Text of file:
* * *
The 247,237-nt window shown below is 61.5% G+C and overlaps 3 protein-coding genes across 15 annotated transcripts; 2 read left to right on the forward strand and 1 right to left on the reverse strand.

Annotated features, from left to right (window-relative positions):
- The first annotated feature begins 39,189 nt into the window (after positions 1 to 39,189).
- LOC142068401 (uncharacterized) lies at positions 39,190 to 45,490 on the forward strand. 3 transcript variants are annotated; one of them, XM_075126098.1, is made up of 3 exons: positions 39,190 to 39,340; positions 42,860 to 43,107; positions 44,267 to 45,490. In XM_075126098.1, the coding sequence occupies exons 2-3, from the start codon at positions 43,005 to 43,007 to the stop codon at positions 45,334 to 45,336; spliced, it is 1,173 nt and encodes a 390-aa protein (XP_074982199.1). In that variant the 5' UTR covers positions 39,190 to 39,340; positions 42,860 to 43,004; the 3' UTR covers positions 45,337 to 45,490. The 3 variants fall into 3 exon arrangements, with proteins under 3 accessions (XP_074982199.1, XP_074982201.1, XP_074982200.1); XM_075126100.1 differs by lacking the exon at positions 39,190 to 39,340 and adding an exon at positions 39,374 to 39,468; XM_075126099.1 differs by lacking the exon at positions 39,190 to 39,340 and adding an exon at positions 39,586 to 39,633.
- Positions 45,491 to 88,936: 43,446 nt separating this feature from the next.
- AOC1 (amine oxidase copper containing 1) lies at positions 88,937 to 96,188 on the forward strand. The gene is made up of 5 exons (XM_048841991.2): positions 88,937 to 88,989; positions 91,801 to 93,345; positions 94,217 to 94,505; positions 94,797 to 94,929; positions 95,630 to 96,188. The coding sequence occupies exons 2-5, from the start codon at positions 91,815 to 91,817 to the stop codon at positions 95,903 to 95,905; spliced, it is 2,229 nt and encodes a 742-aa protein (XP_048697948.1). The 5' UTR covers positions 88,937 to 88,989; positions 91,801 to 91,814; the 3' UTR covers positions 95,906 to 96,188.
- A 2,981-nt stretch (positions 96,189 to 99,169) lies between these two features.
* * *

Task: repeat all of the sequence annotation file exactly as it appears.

The 247,237-nt window shown below is 61.5% G+C and overlaps 3 protein-coding genes across 15 annotated transcripts; 2 read left to right on the forward strand and 1 right to left on the reverse strand.

Annotated features, from left to right (window-relative positions):
- The first annotated feature begins 39,189 nt into the window (after positions 1 to 39,189).
- LOC142068401 (uncharacterized) lies at positions 39,190 to 45,490 on the forward strand. 3 transcript variants are annotated; one of them, XM_075126098.1, is made up of 3 exons: positions 39,190 to 39,340; positions 42,860 to 43,107; positions 44,267 to 45,490. In XM_075126098.1, the coding sequence occupies exons 2-3, from the start codon at positions 43,005 to 43,007 to the stop codon at positions 45,334 to 45,336; spliced, it is 1,173 nt and encodes a 390-aa protein (XP_074982199.1). In that variant the 5' UTR covers positions 39,190 to 39,340; positions 42,860 to 43,004; the 3' UTR covers positions 45,337 to 45,490. The 3 variants fall into 3 exon arrangements, with proteins under 3 accessions (XP_074982199.1, XP_074982201.1, XP_074982200.1); XM_075126100.1 differs by lacking the exon at positions 39,190 to 39,340 and adding an exon at positions 39,374 to 39,468; XM_075126099.1 differs by lacking the exon at positions 39,190 to 39,340 and adding an exon at positions 39,586 to 39,633.
- Positions 45,491 to 88,936: 43,446 nt separating this feature from the next.
- AOC1 (amine oxidase copper containing 1) lies at positions 88,937 to 96,188 on the forward strand. The gene is made up of 5 exons (XM_048841991.2): positions 88,937 to 88,989; positions 91,801 to 93,345; positions 94,217 to 94,505; positions 94,797 to 94,929; positions 95,630 to 96,188. The coding sequence occupies exons 2-5, from the start codon at positions 91,815 to 91,817 to the stop codon at positions 95,903 to 95,905; spliced, it is 2,229 nt and encodes a 742-aa protein (XP_048697948.1). The 5' UTR covers positions 88,937 to 88,989; positions 91,801 to 91,814; the 3' UTR covers positions 95,906 to 96,188.
- A 2,981-nt stretch (positions 96,189 to 99,169) lies between these two features.